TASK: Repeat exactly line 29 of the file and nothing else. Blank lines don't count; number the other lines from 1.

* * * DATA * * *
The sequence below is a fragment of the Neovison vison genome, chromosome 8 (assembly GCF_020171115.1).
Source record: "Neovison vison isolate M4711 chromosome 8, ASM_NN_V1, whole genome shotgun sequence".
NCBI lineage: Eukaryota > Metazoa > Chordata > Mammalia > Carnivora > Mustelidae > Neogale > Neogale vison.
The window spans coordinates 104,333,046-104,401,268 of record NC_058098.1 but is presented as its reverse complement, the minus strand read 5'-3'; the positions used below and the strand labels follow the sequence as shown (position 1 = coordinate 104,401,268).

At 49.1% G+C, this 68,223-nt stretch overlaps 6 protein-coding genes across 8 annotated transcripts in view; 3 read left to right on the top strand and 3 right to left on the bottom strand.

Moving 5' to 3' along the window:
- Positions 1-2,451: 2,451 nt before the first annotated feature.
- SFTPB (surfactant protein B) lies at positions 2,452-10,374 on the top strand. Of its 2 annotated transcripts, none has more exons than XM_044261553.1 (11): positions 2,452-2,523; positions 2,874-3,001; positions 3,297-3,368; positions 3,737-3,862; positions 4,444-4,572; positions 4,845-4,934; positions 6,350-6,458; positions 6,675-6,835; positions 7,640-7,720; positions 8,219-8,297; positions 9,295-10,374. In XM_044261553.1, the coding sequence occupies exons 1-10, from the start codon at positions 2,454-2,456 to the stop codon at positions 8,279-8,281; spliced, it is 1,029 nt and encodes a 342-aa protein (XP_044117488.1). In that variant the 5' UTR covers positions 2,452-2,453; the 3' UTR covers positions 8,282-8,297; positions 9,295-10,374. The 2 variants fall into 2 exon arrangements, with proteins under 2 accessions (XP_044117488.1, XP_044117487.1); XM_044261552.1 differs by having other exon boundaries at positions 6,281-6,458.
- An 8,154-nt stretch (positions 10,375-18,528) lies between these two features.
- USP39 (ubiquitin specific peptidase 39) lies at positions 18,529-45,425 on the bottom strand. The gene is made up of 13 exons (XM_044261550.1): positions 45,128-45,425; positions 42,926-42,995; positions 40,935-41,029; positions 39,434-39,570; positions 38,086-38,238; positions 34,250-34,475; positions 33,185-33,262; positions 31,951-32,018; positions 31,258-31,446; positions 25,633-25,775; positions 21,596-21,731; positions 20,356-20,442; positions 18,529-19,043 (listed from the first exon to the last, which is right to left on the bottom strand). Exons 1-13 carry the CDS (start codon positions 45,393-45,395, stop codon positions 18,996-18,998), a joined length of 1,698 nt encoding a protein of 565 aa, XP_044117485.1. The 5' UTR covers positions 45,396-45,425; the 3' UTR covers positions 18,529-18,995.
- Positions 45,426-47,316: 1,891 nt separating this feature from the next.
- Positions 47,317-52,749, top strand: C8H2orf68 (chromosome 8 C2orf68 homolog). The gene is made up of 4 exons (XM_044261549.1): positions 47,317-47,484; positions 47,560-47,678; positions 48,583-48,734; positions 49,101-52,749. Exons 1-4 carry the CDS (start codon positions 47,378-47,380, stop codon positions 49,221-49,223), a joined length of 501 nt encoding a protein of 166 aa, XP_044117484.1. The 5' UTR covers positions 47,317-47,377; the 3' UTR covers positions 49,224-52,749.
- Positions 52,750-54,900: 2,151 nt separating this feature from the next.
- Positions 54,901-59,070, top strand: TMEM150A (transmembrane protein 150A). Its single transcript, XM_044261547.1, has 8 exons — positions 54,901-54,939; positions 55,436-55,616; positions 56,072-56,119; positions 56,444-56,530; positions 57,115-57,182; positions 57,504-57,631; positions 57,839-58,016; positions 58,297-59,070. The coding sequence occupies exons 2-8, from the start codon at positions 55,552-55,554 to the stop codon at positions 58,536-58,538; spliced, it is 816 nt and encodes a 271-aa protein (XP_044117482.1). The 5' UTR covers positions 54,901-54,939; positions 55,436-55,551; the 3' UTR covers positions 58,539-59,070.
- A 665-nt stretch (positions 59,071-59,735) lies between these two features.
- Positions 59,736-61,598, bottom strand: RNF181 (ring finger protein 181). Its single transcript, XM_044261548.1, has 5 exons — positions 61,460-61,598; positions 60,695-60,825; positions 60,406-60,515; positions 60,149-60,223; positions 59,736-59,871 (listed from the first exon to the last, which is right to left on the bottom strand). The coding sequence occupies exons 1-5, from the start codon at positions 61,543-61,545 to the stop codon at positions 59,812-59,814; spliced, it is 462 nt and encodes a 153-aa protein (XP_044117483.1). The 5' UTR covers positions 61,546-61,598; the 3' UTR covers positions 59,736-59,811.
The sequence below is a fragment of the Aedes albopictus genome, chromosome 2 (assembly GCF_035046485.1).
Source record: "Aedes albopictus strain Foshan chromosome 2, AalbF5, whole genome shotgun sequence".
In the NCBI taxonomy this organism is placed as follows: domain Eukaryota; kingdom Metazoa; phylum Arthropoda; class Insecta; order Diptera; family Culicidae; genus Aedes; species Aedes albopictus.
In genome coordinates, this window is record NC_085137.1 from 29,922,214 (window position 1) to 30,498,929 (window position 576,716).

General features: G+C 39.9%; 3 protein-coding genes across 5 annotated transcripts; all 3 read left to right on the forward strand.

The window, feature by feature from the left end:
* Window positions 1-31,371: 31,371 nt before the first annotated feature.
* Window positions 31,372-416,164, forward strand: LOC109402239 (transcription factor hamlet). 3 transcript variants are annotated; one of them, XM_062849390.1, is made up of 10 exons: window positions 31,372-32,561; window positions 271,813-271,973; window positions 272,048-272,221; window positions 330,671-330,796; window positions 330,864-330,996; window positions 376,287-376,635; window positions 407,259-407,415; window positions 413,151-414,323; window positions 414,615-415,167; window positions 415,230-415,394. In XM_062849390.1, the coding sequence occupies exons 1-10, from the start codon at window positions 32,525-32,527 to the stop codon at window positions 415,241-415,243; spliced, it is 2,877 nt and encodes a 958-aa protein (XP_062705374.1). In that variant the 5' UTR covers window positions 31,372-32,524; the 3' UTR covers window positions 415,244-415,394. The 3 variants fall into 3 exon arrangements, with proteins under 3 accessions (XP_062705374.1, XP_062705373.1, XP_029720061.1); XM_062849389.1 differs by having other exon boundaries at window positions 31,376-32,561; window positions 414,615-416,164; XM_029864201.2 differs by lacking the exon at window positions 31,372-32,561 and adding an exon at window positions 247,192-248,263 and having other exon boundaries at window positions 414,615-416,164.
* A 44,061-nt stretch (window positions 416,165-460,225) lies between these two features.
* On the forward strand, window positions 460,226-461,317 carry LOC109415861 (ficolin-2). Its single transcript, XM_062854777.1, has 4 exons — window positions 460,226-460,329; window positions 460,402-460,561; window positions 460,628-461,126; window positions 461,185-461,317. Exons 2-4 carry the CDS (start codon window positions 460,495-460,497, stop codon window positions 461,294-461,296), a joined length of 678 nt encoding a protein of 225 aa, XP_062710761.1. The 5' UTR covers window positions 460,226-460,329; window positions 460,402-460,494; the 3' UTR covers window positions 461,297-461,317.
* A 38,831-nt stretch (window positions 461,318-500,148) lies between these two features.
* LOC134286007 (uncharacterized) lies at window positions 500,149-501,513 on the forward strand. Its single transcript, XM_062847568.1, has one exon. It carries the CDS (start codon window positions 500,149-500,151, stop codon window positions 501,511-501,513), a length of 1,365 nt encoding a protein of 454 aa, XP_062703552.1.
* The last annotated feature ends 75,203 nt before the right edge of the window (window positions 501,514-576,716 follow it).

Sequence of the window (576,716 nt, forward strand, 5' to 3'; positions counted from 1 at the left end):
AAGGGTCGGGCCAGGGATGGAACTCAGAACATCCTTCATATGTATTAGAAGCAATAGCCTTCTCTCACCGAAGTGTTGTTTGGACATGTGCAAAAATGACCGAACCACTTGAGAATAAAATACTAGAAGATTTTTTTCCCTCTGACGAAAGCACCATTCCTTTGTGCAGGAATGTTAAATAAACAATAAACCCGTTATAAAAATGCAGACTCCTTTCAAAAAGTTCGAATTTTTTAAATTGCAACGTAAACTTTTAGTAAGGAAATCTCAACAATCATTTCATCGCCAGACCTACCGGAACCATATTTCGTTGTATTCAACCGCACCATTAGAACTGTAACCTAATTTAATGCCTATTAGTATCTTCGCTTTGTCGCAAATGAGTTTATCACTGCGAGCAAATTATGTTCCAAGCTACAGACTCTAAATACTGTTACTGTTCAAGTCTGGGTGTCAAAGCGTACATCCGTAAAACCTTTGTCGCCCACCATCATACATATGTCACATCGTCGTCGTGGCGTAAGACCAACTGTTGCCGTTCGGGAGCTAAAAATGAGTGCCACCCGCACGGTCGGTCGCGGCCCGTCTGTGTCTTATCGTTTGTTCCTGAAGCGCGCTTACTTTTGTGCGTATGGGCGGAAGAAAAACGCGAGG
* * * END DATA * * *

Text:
* The last annotated feature ends 75,203 nt before the right edge of the window (window positions 501,514-576,716 follow it).